On Sunday, December 14th, there was an exceptional event in Marimurtra: the fertilization of the two female cones of Encephalartos natalensis. The history of cicadas goes back more than 200 million years, they are prehistoric plants and in fact, they coexisted with dinosaurs. Specifically, the species Encephalartos natalensis belongs to the Zamiaceae family and forms a fundamental part of the garden’s botanical collection. The vast majority of leafhoppers are seriously threatened in their natural habitats, adding a crucial component to the importance of this event, for its significance in terms of plant conservation.
The specimen of Encephalartos natalensis from Marimurtra is female and has produced two cones, the reproductive structures of these prehistoric gymnosperms. One of the cones has been fertilized with Encephalartos longifolius pollen, thanks to the collaboration of cicada expert Simon Lavaud from France. Simultaneously, the other cone has been fertilized with pollen from Encephalartos horridus, a species belonging to the Marimurtra Botanical Garden.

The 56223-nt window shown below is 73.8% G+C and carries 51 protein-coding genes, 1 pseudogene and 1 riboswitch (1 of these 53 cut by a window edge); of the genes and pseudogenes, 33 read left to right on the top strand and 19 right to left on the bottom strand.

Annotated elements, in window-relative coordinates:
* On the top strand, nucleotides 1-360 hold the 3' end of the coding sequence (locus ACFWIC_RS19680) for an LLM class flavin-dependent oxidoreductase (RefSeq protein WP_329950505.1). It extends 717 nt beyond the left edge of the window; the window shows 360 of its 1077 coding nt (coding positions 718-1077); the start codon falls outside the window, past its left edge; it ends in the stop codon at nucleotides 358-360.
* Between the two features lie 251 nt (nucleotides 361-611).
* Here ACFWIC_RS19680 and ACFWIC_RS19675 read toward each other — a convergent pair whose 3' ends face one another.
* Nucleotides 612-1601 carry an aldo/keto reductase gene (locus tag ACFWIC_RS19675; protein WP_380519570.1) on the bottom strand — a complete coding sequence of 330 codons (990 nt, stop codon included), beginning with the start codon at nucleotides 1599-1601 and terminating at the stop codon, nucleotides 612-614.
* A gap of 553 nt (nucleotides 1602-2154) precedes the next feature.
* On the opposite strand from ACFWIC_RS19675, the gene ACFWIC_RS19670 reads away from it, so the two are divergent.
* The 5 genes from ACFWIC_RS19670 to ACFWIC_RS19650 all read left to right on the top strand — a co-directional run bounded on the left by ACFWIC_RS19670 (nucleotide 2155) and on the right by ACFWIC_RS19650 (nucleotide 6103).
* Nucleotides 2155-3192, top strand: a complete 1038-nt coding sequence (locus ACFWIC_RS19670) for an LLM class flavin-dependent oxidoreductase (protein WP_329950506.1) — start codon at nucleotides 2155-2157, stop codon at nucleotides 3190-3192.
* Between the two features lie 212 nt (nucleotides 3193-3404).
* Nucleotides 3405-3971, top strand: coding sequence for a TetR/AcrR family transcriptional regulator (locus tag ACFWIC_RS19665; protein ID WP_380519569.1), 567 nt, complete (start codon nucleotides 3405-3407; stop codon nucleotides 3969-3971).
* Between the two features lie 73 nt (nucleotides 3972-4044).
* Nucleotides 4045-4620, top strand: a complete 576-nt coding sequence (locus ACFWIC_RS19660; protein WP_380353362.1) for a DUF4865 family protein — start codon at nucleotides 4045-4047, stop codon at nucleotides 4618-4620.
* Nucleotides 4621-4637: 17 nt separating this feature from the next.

The pollination technique, carried out dry without the use of water, closely emulates natural conditions. Using an air bulb, the precise introduction of pollen into the cones has been achieved, a practice that mimics how this fertilization would happen in the wild, thanks to the role of insects.
The prospect of developing two hybrids from this fertilization is exciting, although it will take almost a year and a half to determine the success of this initiative. The scales of the cones close after allowing pollination, protecting the ovules inside as they mature into seeds. In approximately 6 months, they will have done so and will be collected. Another six to eight months of waiting will still be required before they can be sown and their viability checked, anticipating a promising spring of 2025 to know the fate of these unique hybrids.